Once the Ohev Yisrael of Apt became so ill that he seemed to be dying. He saw different foods that were reprimanding him for not eating them and elevating them. “I fear that eating will harm me,” said the Rebbe, “as for a long time I have not been accustomed to eating.” The Rebbe received a promise from Heaven that he would not be harmed by eating those foods. “I fear that I might be harmed spiritually by eating those foods,” he continued. He received another promise from Heaven for that, and then he began to eat. Nonetheless, he eliminated his desire for food to such an extent that he testified that, “ever since I learned the special intentions for eating from Rebbe Elimelech, in everything that I eat, I literally taste dust,.”
If eating was a major issue for the Ohev Yisrael throughout the year, eating the matzah on the Seder night was particularly special. When the matzah was being baked in his city, the Rebbe of Apt would close himself in his room and help the matzah baking in his own way. Even though he did not enter the bakery many times, the Ohev Yisrael felt particularly responsible for the baking and safeguarded the matzah of his townspeople from far. This spiritual guard duty was the focus of his attention, and during those days, he did not receive his chasidim for an audience.
More than the Ohev Yisrael was diligent in his service of God, he was a great lover of his fellow Jews, as the name of his book by which he was known indicates. It literally means, “the Lover of Israel.”
Once, after Pesach, a couple came to the Ohev Yisrael and told him that they wish to divorce. Why? The husband’s custom was not to eat gebrochts (matzah that has come in contact with liquid) on Pesach, while the wife, who did not grow up in a Chasidic home, was not willing to accept this custom upon herself. The Ohev Yisrael said to them: “I will tell you what happened in my home this Pesach. I prepared very special matzah this year for the Seder, with all the stringencies and holy intentions that I could invest in them. On the eve of the holiday, my wife mistakenly took my special matzah and gave it to a poor person who needed matzah. When she realized that she had made a huge mistake, she felt terrible and took simple matzah and put it in place of my special matzah. Do you think I didn’t sense the difference? With my ru’ach hakodesh (holy spirit) I knew exactly what had transpired. But I didn’t say anything so that there would not be anger in our home. If I ate simple matzah this year instead of my special matzah without anger, you can also get along with your wife even if she does not adopt the custom of not eating gebrochts.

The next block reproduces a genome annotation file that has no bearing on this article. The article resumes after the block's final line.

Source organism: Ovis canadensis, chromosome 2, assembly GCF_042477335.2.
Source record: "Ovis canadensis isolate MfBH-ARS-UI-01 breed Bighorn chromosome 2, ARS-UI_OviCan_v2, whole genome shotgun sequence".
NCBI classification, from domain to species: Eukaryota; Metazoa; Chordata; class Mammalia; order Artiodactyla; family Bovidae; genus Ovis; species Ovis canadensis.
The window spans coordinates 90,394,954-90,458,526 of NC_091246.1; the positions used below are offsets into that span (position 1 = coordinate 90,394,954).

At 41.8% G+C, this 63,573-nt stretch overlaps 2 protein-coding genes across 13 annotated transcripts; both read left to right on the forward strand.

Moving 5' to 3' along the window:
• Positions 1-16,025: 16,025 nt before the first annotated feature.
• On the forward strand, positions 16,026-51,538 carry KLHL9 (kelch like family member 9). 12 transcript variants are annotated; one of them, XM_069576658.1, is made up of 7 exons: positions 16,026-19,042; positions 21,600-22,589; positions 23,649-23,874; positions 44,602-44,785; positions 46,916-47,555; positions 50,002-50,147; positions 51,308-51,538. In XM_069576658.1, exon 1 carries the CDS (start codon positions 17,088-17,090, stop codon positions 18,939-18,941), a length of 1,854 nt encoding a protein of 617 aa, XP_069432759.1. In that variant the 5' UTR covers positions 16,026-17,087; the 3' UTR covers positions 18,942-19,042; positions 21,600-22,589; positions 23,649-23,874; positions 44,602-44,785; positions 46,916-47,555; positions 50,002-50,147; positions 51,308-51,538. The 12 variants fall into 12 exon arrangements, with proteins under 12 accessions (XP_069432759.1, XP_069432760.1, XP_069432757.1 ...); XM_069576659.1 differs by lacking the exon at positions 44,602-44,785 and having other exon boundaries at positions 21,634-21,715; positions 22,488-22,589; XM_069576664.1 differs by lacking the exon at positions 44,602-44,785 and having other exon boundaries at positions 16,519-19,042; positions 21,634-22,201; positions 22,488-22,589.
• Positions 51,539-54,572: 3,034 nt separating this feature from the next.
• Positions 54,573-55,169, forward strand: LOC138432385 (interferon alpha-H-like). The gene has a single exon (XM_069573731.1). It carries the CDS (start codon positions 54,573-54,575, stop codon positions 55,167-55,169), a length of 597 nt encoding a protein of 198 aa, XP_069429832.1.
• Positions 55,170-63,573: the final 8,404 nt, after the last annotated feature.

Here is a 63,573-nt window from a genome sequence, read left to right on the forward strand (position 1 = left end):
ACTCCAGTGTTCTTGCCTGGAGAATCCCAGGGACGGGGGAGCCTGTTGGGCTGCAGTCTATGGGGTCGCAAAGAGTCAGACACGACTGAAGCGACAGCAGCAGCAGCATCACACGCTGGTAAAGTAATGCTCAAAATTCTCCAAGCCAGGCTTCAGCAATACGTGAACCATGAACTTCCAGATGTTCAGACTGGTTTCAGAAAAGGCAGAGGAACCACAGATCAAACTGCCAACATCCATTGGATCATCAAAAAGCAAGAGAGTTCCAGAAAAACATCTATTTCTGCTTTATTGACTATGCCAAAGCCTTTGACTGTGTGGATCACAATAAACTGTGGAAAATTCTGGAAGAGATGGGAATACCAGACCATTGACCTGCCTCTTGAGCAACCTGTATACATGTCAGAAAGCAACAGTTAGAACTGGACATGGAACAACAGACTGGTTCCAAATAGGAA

The Ohev Yisrael, who inherited the power of the mouth from Rebbe Elimelech of Lizhensk, knew how to eat and how to speak. We can say that the power of eating parallels his name, Avraham, about whom it is written “I shield [magen] you.” As Rebbe Meir of Premishlan (Peremyshlyany) explained that Abraham, whose tent was always open to guests, asked God to give him a strong stomach (in Yiddish, magen means “stomach”) so that he could eat with every guest, thus fulfilling the mitzvah of hosting people in the most beautiful way. The Ohev Yisrael’s power of speech is alluded to by his second name, Yehoshua, about whom it is written, “One leader (dabar) for the generation.” The word dabar literally means “a speaker,” and leadership is about the ability to speak.
In our story, we see that the Ohev Yisrael also knew when to stay silent. “He has golden scales in his mouth” said one of the tzaddikim about him, “and he weighs each word before he utters it.” With his silence, the Ohev Yisrael teaches us that unity and peace are possible only when people are not overly stringent with each other. This is one of the reasons that the final meal of Pesach, the Feast of Mashiach, is celebrated by chasidim on the final day of Pesach (or on the seventh day until nightfall and the end of the holiday). On the last day of Pesach in the diaspora, even the chasidim eat gebrochts. The feast of Mashiach and the coming of Mashiach are dependent upon unity between Jews. The Mashiach’s feast must be a feast in which all Jews—those who are more stringent and those who are less—can participate together.
 Genesis 15:1.
 Sanhedrin 8a.